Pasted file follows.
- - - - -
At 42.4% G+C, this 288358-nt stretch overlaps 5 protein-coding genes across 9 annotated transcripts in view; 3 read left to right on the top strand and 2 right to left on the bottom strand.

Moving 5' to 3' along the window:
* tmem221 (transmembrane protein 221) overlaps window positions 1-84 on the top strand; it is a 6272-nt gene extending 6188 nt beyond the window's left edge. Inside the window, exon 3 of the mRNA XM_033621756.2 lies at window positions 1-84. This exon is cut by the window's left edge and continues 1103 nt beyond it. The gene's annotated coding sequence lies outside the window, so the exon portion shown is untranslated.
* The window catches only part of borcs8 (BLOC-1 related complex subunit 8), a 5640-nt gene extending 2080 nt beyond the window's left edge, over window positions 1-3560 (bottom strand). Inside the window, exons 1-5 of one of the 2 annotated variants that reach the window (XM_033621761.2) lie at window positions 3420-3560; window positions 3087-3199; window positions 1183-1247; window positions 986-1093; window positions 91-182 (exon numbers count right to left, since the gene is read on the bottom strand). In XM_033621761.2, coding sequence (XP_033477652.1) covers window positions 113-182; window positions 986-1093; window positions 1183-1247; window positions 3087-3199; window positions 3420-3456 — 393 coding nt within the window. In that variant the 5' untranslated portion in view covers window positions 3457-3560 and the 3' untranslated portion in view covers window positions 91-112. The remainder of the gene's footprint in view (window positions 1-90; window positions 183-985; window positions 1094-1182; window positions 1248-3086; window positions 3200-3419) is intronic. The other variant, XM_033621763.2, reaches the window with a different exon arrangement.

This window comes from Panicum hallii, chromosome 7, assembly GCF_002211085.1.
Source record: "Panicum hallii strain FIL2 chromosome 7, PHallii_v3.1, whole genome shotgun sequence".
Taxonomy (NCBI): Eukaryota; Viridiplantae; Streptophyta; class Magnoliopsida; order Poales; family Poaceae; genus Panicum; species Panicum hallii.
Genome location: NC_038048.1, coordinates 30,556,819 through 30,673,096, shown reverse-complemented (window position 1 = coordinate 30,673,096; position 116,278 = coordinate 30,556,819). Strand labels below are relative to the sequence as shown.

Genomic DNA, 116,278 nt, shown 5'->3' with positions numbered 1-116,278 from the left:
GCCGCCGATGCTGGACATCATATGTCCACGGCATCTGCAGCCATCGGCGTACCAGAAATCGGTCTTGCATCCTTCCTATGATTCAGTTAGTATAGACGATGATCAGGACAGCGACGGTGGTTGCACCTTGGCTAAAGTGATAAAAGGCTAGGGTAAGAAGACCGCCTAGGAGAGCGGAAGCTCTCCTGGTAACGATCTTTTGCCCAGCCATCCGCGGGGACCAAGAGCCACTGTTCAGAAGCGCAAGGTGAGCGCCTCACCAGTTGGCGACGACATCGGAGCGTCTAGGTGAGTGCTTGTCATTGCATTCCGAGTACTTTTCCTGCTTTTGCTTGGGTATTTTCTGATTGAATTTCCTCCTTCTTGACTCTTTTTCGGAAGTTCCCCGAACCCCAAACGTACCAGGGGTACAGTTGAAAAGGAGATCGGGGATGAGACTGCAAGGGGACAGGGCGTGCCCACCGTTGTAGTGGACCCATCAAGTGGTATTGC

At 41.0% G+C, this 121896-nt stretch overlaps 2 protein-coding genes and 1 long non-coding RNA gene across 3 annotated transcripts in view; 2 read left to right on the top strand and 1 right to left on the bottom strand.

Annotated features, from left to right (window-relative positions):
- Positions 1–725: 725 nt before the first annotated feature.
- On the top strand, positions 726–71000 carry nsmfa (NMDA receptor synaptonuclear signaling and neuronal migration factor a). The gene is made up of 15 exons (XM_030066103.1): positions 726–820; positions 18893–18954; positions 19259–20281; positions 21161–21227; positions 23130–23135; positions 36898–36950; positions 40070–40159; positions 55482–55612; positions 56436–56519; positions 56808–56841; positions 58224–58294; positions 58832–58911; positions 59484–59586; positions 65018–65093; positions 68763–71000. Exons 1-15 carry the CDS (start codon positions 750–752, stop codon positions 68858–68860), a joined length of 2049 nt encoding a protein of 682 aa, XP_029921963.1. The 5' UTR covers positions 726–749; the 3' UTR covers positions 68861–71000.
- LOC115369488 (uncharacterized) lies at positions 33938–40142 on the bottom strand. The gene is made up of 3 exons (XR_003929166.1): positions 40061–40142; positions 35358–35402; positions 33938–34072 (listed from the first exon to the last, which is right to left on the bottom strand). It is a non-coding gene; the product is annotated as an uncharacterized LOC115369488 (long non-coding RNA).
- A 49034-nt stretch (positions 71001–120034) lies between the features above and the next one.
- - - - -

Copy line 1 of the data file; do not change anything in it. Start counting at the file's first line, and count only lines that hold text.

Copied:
At 42.4% G+C, this 288358-nt stretch overlaps 5 protein-coding genes across 9 annotated transcripts in view; 3 read left to right on the top strand and 2 right to left on the bottom strand.